The main place the Quakes can rotate is in the midfield. KC found both Cordell Cato and Shea Salinas unplayable Wednesday, but they went 90 and 88 minutes respectively. Kinnear has never been that big on rotating his players, but he has the option to do so here. Sanna Nyassi could pop up on either wing, but he's better on the right. He may actually have more speed than Cato or Salinas, but he's less skillful on the dribble compared to the former and a far worse crosser than the latter. Still, he's very much an option today. The other choice is left winger Leandro Barrera, who is a very tricky dribbler but who is firmly Kinnear's 4th choice. He could still play, but it'd require Kinnear to rotate on both flanks.
In central midfield, the Quakes have similar depth. Rookie Fatai Alashe and Godoy - a starter for Panama these days - are first choice, but Alashe played 82 minutes and Godoy 90 mid-week. If he rotates someone in, the choice Kinnear makes will be telling: If JJ Koval is brought in, expect a very conservative performance. However, newcomer Marc Pelosi (formerly an American hopeful at Liverpool) could indicate a more open approach. Pelosi's ability to spread the field out with his passing range would certainly help San Jose feed their wingers, but at a fairly remarkable cost defensively.
Up front, Wondo is a sure bet to start. We're talking about a guy who played in the Gold Cup third-place game in Philadelphia and then went 70 for San Jose at Vancouver the next day. He's borderline indestructible. For those of you that only think of that World Cup miss when you think of Wondo, remember that we're also talking about the first MLS player ever to score 10+ goals in six consecutive seasons. He's not perfect, but he's always dangerous because he can finish with either foot, with his head, and is insanely brave inside the box. When he's in the game, United needs to be marked up well at all times.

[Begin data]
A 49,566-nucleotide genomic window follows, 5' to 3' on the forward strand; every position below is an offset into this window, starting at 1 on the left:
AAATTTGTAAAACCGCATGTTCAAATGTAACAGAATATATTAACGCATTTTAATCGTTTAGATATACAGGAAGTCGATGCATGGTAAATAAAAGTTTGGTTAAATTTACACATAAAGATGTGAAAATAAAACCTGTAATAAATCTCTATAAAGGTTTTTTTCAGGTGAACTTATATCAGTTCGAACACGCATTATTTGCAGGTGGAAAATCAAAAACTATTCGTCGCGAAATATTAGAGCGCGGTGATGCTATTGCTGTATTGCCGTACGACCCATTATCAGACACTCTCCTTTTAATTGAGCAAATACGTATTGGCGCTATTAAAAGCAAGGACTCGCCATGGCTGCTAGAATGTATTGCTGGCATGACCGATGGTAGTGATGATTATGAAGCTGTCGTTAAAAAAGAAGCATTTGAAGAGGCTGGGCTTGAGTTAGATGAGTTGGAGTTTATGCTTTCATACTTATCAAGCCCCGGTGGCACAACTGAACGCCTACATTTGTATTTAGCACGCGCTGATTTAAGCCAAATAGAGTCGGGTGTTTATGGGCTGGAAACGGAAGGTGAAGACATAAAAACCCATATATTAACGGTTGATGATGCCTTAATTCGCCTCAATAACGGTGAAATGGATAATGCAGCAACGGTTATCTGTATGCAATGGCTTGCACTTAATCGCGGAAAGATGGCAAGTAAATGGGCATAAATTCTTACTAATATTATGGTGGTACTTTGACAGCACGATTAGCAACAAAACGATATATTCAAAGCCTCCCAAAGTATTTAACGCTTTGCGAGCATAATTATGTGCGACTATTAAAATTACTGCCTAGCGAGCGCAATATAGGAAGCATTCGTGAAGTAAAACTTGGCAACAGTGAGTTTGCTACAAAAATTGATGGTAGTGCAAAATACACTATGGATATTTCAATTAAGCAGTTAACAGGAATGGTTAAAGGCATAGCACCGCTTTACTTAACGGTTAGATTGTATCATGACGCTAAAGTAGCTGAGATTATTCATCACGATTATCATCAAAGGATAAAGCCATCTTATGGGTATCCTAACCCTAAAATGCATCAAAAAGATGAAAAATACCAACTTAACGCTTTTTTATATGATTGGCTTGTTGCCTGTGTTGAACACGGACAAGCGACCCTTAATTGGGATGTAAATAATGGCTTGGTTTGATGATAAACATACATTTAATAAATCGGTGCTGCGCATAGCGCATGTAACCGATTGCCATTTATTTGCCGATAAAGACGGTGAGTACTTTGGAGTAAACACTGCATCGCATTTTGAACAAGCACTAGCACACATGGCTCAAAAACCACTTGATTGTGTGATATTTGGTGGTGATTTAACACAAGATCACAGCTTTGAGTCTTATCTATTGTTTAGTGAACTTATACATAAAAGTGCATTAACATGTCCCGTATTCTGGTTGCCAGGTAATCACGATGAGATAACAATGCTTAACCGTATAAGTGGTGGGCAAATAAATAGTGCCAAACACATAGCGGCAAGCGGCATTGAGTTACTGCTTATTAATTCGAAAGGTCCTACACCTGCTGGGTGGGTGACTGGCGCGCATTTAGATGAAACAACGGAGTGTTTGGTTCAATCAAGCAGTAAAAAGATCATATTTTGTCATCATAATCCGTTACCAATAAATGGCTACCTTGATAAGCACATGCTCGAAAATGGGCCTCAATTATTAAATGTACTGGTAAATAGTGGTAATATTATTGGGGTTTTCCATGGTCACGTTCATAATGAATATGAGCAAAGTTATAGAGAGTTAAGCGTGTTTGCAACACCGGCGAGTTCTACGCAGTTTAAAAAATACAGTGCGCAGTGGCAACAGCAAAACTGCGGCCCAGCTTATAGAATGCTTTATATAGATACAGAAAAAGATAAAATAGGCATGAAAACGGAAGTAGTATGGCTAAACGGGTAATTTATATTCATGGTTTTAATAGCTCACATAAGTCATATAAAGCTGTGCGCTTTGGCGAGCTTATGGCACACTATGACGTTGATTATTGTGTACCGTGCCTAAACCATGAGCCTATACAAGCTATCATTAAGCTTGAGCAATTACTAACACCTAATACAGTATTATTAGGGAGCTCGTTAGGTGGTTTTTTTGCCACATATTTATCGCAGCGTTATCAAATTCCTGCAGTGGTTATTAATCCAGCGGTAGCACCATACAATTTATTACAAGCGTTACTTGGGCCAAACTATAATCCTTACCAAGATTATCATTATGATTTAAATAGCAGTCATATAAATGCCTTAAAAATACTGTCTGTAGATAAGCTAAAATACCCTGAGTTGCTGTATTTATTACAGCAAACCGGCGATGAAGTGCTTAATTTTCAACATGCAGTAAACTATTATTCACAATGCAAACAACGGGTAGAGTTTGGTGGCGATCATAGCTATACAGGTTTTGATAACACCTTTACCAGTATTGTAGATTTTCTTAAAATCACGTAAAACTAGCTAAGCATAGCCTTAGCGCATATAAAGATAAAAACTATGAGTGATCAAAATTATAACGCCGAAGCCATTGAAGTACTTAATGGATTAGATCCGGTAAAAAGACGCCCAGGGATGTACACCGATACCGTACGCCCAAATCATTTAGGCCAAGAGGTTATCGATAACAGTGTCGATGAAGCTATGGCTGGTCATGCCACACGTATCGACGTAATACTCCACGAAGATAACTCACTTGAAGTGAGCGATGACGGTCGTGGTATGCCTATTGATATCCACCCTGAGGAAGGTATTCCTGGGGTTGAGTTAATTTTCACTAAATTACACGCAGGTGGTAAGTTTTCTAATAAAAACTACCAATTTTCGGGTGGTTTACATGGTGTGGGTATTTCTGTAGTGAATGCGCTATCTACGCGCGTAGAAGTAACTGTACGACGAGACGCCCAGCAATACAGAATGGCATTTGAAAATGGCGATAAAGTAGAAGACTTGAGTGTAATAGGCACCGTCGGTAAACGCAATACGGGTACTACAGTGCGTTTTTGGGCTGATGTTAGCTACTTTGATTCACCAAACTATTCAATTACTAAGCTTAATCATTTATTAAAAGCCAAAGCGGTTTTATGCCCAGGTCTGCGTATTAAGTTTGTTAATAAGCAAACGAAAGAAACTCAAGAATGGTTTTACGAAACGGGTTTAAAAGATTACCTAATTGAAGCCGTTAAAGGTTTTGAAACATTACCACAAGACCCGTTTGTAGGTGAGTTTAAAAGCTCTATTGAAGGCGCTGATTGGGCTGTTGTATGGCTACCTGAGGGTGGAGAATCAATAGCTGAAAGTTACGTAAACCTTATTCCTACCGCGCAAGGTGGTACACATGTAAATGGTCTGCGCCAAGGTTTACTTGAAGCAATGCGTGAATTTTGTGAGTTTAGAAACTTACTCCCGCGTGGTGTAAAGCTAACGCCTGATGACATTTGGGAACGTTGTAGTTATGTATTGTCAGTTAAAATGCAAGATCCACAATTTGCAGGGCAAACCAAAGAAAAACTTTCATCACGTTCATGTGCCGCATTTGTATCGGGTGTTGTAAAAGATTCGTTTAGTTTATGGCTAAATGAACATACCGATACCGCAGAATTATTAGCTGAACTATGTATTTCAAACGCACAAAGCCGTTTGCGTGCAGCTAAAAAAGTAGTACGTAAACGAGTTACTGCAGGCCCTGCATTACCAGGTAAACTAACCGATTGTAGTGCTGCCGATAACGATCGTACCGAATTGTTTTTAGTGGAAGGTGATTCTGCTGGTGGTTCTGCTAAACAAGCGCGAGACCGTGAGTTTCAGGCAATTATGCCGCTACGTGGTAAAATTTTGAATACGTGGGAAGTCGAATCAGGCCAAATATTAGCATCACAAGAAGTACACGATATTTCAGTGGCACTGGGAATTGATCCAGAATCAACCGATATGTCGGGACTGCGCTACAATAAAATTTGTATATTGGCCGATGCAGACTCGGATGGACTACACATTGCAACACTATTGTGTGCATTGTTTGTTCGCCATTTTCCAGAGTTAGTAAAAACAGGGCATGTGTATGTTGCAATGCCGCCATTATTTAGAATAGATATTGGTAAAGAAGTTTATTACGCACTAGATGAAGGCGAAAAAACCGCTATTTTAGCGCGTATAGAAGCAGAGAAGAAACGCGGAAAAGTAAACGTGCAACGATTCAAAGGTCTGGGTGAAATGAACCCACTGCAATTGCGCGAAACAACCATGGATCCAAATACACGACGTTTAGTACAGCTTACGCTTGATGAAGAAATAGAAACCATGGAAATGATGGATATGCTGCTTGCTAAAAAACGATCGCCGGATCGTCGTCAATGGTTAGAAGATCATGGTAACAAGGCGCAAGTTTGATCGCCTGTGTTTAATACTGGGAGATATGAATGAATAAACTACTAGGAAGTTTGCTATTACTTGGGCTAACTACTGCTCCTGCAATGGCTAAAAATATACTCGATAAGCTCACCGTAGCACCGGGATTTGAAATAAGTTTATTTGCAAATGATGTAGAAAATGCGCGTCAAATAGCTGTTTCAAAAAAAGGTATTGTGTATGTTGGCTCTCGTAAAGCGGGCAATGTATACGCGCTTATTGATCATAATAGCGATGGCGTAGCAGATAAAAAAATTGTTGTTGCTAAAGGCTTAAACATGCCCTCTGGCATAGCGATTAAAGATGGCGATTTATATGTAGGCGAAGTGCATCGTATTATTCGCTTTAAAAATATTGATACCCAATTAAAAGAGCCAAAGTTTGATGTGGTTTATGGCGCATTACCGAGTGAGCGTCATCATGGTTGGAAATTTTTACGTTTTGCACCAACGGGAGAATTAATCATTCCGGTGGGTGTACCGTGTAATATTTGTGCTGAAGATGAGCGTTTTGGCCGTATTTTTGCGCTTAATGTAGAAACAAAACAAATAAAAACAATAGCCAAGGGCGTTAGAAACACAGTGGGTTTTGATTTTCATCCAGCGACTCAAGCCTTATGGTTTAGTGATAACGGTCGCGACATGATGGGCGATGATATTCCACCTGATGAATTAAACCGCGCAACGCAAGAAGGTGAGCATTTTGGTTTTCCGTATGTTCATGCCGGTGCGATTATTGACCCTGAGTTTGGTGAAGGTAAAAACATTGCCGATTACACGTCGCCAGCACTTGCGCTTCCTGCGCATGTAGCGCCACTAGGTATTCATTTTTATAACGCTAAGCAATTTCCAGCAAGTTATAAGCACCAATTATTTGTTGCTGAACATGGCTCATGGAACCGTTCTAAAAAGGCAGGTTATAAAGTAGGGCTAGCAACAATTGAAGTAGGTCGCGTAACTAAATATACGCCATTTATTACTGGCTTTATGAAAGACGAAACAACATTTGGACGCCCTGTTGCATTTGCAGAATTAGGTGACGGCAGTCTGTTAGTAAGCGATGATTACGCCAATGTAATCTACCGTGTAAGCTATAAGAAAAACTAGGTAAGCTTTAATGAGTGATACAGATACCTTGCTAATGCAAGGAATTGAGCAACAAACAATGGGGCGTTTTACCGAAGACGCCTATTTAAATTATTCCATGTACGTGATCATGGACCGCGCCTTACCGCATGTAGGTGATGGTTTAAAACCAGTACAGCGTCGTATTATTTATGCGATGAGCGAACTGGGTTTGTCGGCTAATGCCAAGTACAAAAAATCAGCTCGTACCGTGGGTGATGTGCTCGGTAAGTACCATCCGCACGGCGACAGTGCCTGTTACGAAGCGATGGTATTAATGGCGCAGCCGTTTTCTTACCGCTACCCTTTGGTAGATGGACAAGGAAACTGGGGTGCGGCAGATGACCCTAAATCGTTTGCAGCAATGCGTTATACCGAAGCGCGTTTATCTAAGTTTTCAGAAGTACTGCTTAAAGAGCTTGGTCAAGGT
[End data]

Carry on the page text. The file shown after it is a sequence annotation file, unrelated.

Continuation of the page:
The other striker position may see a change, as the Quakes have rolled out Quincy Amarikwa pretty regularly since acquiring him in a trade with Chicago. Amarikwa is no one's idea of a high-end MLS striker, but you can't argue that he's a relentless worker who very much enjoys playing physically despite not being a towering presence. Amarikwa's hard work and hold-up play are not glamorous, but they fit Kinnear's gameplan perfectly. He's got 4 goals and 2 assists in 7 appearances since swapping the Windy City for the Bay Area.
However, that work is taxing, and Kinnear has options. Adam Jahn is another physical target man, and unlike Amarikwa he towers over most players in MLS. The sacrifice here is that Jahn does not cover the amount of ground Amarikwa does. On the other hand, his height means the Quakes don't have to serve dangerous passes over the top for him to run onto; it's easier to just hoof the ball in his general vicinity and let him win the header. Other than Nyassi for Cato - which I rate as almost a coin flip - this may be the most likely rotation.
Off the bench, every player I've mentioned as a rotation option could come in. Another move Kinnear can make is to push Cato to right back and remove Wynne for a more attacking player. If he feels he needs more guile in his attack, Tommy Thompson is the only other choice aside from Pelosi. Thompson could play as a second forward, a #10, or on the left side. The only problem with the highly touted youngster? A failure to turn his undeniable technical ability into a tangible, on-field product. Pelosi's arrival seems to have pushed him further down the depth chart, but Kinnear may need him today if United is defending a lead.